In total, eight learning principles were generated which can be used to help develop learning tools to translate resilience into practice. The principles are grounded in stakeholder needs and experiences and in the literature. The principles are divided into three groups: collaborative, practical, and content elements.
The establishment of eight learning principles that aim to help develop tools to translate resilience into practice. In turn, this may support the adoption of collaborative learning approaches and the establishment of reflexive spaces which acknowledge system complexity across contexts. They demonstrate easy usability and relevance to practice.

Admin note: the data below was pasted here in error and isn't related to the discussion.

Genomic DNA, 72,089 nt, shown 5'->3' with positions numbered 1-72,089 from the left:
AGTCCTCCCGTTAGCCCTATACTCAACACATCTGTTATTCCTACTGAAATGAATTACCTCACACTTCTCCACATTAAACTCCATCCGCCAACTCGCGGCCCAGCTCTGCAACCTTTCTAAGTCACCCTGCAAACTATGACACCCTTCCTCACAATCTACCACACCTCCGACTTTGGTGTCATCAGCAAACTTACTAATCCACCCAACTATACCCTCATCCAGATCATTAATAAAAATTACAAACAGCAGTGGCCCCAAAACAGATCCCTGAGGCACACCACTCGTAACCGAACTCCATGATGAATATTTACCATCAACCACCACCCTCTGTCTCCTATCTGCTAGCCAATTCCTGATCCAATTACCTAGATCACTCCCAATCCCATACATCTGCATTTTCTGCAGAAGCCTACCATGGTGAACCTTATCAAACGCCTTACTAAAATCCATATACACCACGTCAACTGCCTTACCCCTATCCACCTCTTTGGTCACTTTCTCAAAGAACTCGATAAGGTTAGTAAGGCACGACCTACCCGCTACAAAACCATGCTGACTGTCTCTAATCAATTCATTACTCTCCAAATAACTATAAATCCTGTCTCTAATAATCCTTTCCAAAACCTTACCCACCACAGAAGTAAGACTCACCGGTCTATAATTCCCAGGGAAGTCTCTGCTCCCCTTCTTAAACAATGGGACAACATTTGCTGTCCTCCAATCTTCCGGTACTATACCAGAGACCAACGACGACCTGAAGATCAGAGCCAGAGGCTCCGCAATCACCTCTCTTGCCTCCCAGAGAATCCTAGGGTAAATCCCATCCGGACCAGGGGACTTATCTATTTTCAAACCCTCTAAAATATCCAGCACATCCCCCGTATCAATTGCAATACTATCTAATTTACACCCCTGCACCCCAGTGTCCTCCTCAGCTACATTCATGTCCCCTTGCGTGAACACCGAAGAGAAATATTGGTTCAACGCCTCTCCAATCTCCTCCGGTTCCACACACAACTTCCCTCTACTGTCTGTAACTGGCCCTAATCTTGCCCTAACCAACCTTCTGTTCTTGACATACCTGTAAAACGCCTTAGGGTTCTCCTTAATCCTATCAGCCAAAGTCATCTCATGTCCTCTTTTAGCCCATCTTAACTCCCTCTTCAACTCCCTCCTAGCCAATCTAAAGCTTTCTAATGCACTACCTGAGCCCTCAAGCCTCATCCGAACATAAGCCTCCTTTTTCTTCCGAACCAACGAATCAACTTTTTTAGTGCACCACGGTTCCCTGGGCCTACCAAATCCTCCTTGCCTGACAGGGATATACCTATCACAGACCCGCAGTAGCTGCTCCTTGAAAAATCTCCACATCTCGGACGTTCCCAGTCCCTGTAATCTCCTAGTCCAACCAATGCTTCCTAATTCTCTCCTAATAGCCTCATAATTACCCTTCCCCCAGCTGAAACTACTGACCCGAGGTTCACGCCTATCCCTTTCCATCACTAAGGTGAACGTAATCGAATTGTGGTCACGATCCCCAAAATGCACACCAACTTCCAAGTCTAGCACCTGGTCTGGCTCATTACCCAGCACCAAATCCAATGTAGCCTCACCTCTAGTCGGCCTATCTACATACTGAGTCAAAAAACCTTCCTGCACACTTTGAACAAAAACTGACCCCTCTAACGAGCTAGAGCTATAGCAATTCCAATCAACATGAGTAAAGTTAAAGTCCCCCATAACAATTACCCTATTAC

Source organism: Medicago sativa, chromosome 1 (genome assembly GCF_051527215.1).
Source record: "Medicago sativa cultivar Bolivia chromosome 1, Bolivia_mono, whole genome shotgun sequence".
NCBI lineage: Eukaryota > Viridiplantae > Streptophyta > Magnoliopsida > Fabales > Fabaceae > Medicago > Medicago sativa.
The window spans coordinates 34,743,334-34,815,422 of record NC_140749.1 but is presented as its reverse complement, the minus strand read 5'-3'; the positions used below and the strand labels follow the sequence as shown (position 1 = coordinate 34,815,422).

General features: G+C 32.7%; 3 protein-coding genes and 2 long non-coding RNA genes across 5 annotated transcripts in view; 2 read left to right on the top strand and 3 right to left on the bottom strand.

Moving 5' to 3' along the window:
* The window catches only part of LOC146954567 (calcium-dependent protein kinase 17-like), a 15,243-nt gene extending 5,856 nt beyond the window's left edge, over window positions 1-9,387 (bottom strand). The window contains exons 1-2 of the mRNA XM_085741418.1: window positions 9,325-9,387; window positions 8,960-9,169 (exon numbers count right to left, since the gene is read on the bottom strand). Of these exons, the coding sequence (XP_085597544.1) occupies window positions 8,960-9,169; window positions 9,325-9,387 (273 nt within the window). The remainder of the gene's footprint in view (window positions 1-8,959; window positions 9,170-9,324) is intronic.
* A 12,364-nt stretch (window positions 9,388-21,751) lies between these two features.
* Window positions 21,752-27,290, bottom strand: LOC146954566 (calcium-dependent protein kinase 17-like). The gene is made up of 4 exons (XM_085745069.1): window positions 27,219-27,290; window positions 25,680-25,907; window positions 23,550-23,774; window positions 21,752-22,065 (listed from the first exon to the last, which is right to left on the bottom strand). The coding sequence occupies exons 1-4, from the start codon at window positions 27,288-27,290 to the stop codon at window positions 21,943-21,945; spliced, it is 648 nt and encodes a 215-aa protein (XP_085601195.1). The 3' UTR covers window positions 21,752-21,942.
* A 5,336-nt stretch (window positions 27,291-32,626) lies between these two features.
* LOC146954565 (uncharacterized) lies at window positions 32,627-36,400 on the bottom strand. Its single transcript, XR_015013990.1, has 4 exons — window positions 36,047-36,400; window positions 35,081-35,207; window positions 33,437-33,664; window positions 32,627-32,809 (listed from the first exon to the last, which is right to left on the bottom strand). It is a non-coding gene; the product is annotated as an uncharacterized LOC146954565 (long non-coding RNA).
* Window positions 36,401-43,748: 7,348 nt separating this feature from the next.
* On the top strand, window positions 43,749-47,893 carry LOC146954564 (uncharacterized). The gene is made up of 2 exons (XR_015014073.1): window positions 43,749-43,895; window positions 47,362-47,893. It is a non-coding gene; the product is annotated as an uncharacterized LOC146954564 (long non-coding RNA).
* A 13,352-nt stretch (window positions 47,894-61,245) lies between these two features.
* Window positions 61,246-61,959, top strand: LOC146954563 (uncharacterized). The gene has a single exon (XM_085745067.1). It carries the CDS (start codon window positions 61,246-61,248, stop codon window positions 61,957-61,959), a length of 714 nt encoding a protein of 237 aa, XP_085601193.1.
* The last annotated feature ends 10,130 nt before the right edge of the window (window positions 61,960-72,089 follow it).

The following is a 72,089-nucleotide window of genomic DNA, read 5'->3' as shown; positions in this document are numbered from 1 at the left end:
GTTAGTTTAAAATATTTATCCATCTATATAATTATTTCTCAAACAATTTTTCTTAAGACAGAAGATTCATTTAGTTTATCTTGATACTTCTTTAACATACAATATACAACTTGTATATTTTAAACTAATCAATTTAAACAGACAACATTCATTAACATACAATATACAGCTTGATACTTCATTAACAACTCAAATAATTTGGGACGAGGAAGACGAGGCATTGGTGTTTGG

Learning is fundamental to quality and safety improvement efforts in healthcare and has been an integral part of researchers’ and policy makers’ agendas for decades. The traditional logic, both within healthcare, workplaces, and education is that learning from adverse events helps improve structures and systems, and avoids future reoccurrences, thereby ensuring safer and better outcomes [1,2,3,4,5]. Within healthcare, this traditional approach - focusing on adverse events and ‘find and fix’ solutions - is known as ‘Safety-I’ . However, recent studies show that despite a range of efforts over the past two decades, the rate of healthcare related adverse events holds steady at between 5 and 10% for hospitalized patients [7,8,9] and has even been reported to be as high as 24% . This consistency of these figures over time could imply that traditional ‘Safety-I’ methods, such as root cause analysis  and checklists, are inadequate for maintaining high quality and safe care . Research within the educational sector has also pointed out the difficulties of learning from error, due to the multi-facetted and complex contexts within which errors occur, which could even imply that this approach is counter-productive [13, 14]. Research within the healthcare setting has therefore called for a radical change in the approach to understanding and improving the quality and safety of patient care. This new theoretical approach, known as Resilient Healthcare or Safety-II, takes into account the complexity of care process and tries to understand and learn from what predict positive outcomes in addition to studying errors [12, 15].